Michael J. Worth, Sheela Pandey, Sanjay K. Pandey and Suhail Qadummi
The Moderating Role of Top‐Down Supports in Horizontal Innovation Diffusion
Youlang Zhang and Xufeng Zhu
When Will Public Officials Listen? A Vignette Experiment on the Effects of Input Legitimacy on Public Officials’ Willingness to Use Public Participation
Koen Migchelbrink and Steven Van de Walle
Who Does It Better? Comparing Immigration Detention Facility Performance in an Intergovernmental and Intersectoral Context
Zachary Bauer and Jocelyn M. Johnston
Patterns of Policy Integration and Administrative Coordination Reforms: A Comparative Empirical Analysis
Philipp Trein and Martino Maggetti
Policy Design and Achieving Social Outcomes: A Comparative Analysis of Social Enterprise Policy
Donwe Choi, Frances Stokes Berry and Adela Ghadimi
Entrepreneurship among Nonprofit Arts Organizations: Substituting between Wage and Flexible Labor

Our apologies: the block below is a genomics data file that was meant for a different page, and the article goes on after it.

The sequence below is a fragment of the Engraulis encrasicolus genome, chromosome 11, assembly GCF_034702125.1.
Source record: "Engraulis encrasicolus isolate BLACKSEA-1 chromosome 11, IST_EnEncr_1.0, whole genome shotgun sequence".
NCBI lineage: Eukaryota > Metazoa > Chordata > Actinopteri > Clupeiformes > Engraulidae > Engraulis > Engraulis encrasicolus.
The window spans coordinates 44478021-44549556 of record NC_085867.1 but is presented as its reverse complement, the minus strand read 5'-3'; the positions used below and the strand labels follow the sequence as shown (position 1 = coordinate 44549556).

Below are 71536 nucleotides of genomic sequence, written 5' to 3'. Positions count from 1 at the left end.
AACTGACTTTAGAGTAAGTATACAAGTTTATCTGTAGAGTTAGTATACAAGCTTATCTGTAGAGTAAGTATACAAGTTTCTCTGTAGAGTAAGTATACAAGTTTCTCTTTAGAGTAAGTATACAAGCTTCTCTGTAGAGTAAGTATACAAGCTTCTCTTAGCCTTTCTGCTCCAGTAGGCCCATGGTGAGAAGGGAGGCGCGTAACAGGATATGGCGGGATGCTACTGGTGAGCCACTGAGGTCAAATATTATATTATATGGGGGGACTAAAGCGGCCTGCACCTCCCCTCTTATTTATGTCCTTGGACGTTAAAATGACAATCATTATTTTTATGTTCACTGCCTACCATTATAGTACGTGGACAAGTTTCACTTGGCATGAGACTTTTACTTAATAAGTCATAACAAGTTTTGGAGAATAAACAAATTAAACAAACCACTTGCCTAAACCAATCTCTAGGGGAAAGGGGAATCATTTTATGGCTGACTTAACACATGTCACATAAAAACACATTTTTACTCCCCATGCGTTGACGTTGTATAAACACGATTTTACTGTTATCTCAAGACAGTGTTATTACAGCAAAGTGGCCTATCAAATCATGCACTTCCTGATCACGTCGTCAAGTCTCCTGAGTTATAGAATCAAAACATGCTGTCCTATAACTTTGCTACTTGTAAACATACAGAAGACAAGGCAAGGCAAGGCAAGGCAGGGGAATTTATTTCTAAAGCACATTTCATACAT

Joanna Woronkowicz, Douglas Noonan and Kelly LeRoux
Seeing Transparency More Clearly
David E. Pozen
Leading and Learning through Dynamic Performance Management in Government
Ioana Munteanu and Kathryn Newcomer
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New on PA TIMES Online
Every Monday and Friday, ASPA publishes a curated collection of original content that covers public service, management and international affairs.
This quarter, we welcome submissions that focus on public service. Send your contributions to us at any time; the deadline is rolling. Contact us for more information.
Check out our recent articles and columns:
Hope and Optimism: Welcome to 2020!
By Bob Brescia
If You Need Me, I'll Be At Home
By Geoff Rabinowitz
Civic Engagement, Community Visioning and Public Service Motivation: Upholding the Constitution
By Candi Choi
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Find your next career opportunity at publicservicecareers.org. This online job board is the perfect resource for making a career change or landing your first job in the public service. It lists dozens of positions in academia, government and the nonprofit sector. Below are just a few current listings.
Associate Provost for Urban Research and Community Engagement – University of North Carolina at Charlotte, Charlotte, NC
Director, Department of Economic Equity and Opportunity – Harris County, Houston, TX
Chief Information Officer – Oregon State Police, Salem, OR